tomhardydotorg:


Paul Anderson and me One of the best Actors I ever worked with funny as shit, fast, smart and on the ball.
Link added by poster: http://www.imdb.com/name/nm2167957/

tomhardydotorg:

Paul Anderson and me
One of the best Actors I ever worked with funny as shit, fast, smart and on the ball.

Link added by poster: http://www.imdb.com/name/nm2167957/

solfera:

PEAKY BLINDERS: Interview with Paul Anderson


Tell us about your character Arthur Shelby

When you first see him, Arthur is head of the family, he’s in charge of what’s going on, described by Sam Neill as the lead pack dog of the Peaky Blinders. It’s interesting because I had a lot of conversations about this and Arthur’s content with the world as it is and the Peaky Blinders as they are. Basically running pubs, running gambling rackets, but his ambition is where it is. I mean he doesn’t want any more. If he can walk into a club, if his name or the Shelby name is enough of an intimidation and a threat to people, then that’s enough for him. He doesn’t have the ambition that Tommy has.

How does Arthur deal with Tommy’s ambition to be head of the family?

Tommy’s got bigger ambition, he’s got much more drive than Arthur. Arthur is old fashioned, doesn’t really want it to change much but Tommy’s got all this vision and all these bigger dreams to take us further and further. Arthur drinks a lot, you could say his drinking’s out of control, his womanising’s out of control - he’s a tough, hard man. I mean, he’s his father’s son essentially. You witness that pretty soon, and Thomas wants to change the whole thing. It’s really subtle the way it’s done as Arthur sort of steps back and he just lets it happen. But he’s not happy for it to happen. He’s reluctant but it happens regardless.

What attracted you to the role?

First of all the script, the writer, Steven Knight, and I think what really did it was when I met Otto Bathurst, who directed the first three episodes. I met him and I got this enthusiasm from him and this impression from him that it just felt really right, it felt really good, and I just thought I really want to do this, it’s something I really want to be part of.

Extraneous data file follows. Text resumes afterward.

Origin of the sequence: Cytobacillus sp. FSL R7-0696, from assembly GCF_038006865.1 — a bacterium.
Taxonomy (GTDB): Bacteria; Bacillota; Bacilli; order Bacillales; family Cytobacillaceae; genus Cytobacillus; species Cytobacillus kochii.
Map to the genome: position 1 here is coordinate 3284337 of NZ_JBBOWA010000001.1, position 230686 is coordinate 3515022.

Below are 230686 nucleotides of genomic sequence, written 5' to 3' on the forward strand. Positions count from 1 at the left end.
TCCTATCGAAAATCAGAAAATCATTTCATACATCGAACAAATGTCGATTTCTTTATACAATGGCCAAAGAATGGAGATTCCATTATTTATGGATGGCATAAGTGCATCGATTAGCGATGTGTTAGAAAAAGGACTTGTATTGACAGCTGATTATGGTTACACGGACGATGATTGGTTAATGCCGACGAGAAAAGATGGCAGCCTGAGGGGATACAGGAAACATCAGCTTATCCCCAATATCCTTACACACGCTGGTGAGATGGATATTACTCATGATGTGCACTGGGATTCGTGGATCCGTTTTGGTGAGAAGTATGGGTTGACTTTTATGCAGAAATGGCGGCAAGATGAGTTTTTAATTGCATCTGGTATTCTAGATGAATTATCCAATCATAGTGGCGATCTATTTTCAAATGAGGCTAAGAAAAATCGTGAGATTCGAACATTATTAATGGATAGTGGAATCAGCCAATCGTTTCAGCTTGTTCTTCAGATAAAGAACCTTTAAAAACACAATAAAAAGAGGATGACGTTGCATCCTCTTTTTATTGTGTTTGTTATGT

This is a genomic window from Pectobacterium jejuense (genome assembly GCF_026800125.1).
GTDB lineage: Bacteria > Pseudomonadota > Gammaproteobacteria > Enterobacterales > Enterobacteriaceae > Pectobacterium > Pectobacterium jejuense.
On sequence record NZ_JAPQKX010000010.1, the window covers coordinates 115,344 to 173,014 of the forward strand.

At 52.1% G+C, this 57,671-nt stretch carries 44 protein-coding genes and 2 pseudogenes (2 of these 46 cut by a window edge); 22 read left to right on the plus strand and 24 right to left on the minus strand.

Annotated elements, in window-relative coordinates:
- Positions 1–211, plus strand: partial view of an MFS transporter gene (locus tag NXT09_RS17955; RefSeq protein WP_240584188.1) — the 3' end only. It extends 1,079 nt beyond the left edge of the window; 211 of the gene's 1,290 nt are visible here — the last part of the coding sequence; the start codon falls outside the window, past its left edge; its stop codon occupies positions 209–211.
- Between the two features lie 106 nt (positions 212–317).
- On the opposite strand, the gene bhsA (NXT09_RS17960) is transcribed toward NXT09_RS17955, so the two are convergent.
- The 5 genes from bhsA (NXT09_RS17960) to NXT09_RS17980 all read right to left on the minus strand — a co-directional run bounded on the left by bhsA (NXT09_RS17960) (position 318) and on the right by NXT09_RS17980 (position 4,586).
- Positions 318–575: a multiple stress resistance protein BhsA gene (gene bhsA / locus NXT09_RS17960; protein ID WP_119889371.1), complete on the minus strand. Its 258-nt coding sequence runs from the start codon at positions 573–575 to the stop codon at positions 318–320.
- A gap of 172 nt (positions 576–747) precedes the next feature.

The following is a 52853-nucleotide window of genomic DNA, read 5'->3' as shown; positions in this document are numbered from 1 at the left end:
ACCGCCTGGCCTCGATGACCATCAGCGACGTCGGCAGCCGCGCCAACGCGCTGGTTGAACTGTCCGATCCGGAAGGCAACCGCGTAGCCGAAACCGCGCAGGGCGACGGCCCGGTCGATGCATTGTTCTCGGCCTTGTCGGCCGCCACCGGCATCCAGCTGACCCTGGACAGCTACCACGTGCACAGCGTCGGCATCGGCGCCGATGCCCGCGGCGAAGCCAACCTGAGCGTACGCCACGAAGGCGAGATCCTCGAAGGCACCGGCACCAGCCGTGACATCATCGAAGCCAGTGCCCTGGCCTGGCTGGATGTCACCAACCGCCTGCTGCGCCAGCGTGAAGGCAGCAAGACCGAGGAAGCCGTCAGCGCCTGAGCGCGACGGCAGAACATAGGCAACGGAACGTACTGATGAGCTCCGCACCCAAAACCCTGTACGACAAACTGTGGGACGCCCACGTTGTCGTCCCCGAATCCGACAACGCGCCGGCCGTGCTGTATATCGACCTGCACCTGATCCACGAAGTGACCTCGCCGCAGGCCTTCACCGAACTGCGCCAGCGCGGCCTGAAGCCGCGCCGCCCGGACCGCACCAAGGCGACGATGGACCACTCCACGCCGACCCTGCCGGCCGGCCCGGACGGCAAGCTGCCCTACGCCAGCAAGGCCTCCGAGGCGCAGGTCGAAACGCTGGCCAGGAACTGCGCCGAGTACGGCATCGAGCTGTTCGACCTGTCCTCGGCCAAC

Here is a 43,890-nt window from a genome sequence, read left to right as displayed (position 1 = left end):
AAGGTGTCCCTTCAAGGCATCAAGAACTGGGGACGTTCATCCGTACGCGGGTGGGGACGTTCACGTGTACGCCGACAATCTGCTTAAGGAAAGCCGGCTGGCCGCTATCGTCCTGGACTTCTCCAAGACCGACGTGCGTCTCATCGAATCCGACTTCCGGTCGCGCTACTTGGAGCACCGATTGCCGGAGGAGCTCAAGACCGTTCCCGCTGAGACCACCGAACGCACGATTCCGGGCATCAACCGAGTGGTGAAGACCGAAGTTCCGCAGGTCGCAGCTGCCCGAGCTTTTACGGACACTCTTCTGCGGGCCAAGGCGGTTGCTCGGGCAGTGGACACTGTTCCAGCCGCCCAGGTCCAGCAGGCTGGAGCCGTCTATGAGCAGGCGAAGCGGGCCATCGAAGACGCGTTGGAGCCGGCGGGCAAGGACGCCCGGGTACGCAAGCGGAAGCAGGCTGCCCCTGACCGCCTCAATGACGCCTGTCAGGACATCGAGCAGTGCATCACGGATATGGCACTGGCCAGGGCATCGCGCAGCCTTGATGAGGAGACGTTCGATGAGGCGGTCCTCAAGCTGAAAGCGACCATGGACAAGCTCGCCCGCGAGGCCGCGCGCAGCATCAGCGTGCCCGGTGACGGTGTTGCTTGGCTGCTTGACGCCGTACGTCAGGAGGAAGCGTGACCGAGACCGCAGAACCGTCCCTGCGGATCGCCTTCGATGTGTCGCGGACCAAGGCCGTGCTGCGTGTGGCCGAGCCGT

Arthur is quite a violent character. How did you find trying to play that kind of role?

They’re the most interesting roles to play: violent, brutal, dark characters. There’s so much scope because you can do the obvious brutish kind of stuff, but then you can play the sort of different layers with a violent man. There’s a reason for that sort of behaviour and mentality. Men were hard men and if they weren’t then they were left behind. It was a pleasure to play Arthur Shelby. Much better than playing the nice guy.

What do you think makes the series special?

There are so many things that I love about it, I think the whole thing is completely different for a start. It’s unlike anything I’ve seen. It’s been a real joy and it looks great.

TODAY TODAY FUCKING TODAY

(Source: BBC)

lisasueli:

These three may look like they’re dressed in their Sunday best, and on their way to church, but don’t be fooled: they’re dangerous - and those caps are lethal.

Meet the bad boy gangsters behind Peaky Blinders, a post-World War I crime syndicate in Birmingham into everything from betting shops to bank robberies and protection.

The Peaky Blinders were so-called because of their habit of sewing razor blades into the peaks of their cloth caps.

Cillian Murphy plays the gang’s ruthless leader Tommy Shelby, and his unholy band of brothers include Joe Cole and Paul Anderson.

Helen McCrory plays Aunt Polly Gray, the Shelby family’s godmother who carried on running the clan’s operations while her nephews were in the trenches.

The six-part series, being made for the BBC by Caryn Mandabach Productions and Tiger Aspect, is based on real-life events, adapted and written for TV by Steven Knight, who also wrote the films Eastern Promises and Dirty Pretty Things.

Other cast members include Sam Neill as the police chief who wants the gang behind bars; Annabelle Wallis as a mysterious woman, of course, Iddo Goldberg; Charlie Creed-Miles and the poet Benjamin Zephaniah.



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